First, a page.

Cooking Safety: The Average Number of Kitchen Fires Triples on Thanksgiving Day
Make safety a priority in the kitchen this Thanksgiving
There's nothing wrong with lighting a roaring fire this Thanksgiving, but that fire should be well contained to your fire place.
According to the U.S. Consumer Product Safety Commission (CPSC), the average number of kitchen fires triples on Thanksgiving Day from about 400 on other days of the year to 1,300 on Turkey Day.
Preventing Thanksgiving fires
Thanksgiving is all about gathering family and friends and cooking a big homemade meal together. With all this cooking comes an increased threat of fire.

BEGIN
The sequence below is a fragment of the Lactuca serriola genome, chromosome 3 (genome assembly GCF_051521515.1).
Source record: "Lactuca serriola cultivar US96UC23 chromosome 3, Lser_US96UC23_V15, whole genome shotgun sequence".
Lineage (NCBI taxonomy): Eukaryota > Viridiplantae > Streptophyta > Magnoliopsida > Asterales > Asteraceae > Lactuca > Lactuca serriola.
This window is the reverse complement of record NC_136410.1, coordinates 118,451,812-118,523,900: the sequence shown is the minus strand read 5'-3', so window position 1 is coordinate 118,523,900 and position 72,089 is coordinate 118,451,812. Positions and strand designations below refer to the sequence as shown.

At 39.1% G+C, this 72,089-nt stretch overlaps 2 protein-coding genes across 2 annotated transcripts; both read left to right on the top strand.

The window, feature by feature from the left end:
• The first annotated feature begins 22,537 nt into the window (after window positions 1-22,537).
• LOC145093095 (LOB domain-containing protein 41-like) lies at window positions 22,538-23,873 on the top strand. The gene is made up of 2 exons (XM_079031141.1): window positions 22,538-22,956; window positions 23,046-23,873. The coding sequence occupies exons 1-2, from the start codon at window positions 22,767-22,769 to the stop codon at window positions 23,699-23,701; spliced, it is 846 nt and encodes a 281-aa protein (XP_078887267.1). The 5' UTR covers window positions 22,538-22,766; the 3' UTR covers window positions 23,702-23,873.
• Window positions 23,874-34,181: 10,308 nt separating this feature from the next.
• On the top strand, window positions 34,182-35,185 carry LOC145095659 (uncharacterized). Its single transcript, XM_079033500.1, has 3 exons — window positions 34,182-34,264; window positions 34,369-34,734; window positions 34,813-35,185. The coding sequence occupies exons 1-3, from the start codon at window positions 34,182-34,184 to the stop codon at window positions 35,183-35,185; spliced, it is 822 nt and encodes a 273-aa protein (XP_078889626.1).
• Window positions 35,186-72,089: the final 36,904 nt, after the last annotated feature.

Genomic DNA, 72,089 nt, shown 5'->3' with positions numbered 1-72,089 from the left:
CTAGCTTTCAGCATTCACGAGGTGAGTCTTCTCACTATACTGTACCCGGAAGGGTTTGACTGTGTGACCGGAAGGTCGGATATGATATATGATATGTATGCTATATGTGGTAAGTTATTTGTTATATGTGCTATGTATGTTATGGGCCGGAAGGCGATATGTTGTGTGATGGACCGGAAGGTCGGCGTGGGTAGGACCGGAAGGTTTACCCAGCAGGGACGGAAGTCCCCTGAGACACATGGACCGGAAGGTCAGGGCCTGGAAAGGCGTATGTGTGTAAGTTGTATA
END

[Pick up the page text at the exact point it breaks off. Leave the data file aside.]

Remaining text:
To lessen the likelihood of a house fire:
1) Avoid loose-fitting clothing with long sleeves near ranges and ovens;
2) Watch children closely so they do not come into contact with cooking food or hot stovetops; and
3) Turn pan handles toward the back of the stove to prevent kids and others from spilling a pan's scalding contents on themselves.
Frying your turkey?
Frying your turkey comes with additional hazards and precautions. Since 2002, there have been nearly 170 turkey-fryer-related fires, burns, explosions, or carbon monoxide poisoning incidents, including 672 injuries and $8 million in property damage.
Turkeys that are heading into a fryer need to be completely thawed beforehand. Partially frozen turkeys can cause an explosion. Never fry a turkey inside your house, garage, basement, or any other enclosed space.
Turkey frying should ALWAYS be done outside and away from your house. Use only as much oil as required (don't overfill your pot) and never leave the fryer unattended.